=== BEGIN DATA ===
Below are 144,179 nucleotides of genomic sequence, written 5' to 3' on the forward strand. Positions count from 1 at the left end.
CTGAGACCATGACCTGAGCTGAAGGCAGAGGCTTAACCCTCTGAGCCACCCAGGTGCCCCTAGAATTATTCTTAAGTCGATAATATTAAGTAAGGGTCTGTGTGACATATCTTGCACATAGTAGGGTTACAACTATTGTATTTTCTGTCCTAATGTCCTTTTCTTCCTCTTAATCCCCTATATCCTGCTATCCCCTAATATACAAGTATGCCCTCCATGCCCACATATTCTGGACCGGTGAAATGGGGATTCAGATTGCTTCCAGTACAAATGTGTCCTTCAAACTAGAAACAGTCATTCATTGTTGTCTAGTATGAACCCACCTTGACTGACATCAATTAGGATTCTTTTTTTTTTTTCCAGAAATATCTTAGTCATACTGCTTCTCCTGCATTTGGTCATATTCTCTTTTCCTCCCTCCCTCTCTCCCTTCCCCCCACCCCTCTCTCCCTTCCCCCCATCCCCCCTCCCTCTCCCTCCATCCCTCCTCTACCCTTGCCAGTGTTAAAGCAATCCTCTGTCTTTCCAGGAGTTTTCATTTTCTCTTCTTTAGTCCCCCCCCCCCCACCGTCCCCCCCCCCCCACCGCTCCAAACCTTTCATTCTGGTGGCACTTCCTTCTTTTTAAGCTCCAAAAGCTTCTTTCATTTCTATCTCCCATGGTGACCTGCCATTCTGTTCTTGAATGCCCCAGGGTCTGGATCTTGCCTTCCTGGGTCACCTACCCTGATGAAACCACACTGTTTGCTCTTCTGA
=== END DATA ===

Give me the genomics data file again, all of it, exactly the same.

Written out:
Below are 144,179 nucleotides of genomic sequence, written 5' to 3' on the forward strand. Positions count from 1 at the left end.
CTGAGACCATGACCTGAGCTGAAGGCAGAGGCTTAACCCTCTGAGCCACCCAGGTGCCCCTAGAATTATTCTTAAGTCGATAATATTAAGTAAGGGTCTGTGTGACATATCTTGCACATAGTAGGGTTACAACTATTGTATTTTCTGTCCTAATGTCCTTTTCTTCCTCTTAATCCCCTATATCCTGCTATCCCCTAATATACAAGTATGCCCTCCATGCCCACATATTCTGGACCGGTGAAATGGGGATTCAGATTGCTTCCAGTACAAATGTGTCCTTCAAACTAGAAACAGTCATTCATTGTTGTCTAGTATGAACCCACCTTGACTGACATCAATTAGGATTCTTTTTTTTTTTTCCAGAAATATCTTAGTCATACTGCTTCTCCTGCATTTGGTCATATTCTCTTTTCCTCCCTCCCTCTCTCCCTTCCCCCCACCCCTCTCTCCCTTCCCCCCATCCCCCCTCCCTCTCCCTCCATCCCTCCTCTACCCTTGCCAGTGTTAAAGCAATCCTCTGTCTTTCCAGGAGTTTTCATTTTCTCTTCTTTAGTCCCCCCCCCCCCACCGTCCCCCCCCCCCCACCGCTCCAAACCTTTCATTCTGGTGGCACTTCCTTCTTTTTAAGCTCCAAAAGCTTCTTTCATTTCTATCTCCCATGGTGACCTGCCATTCTGTTCTTGAATGCCCCAGGGTCTGGATCTTGCCTTCCTGGGTCACCTACCCTGATGAAACCACACTGTTTGCTCTTCTGA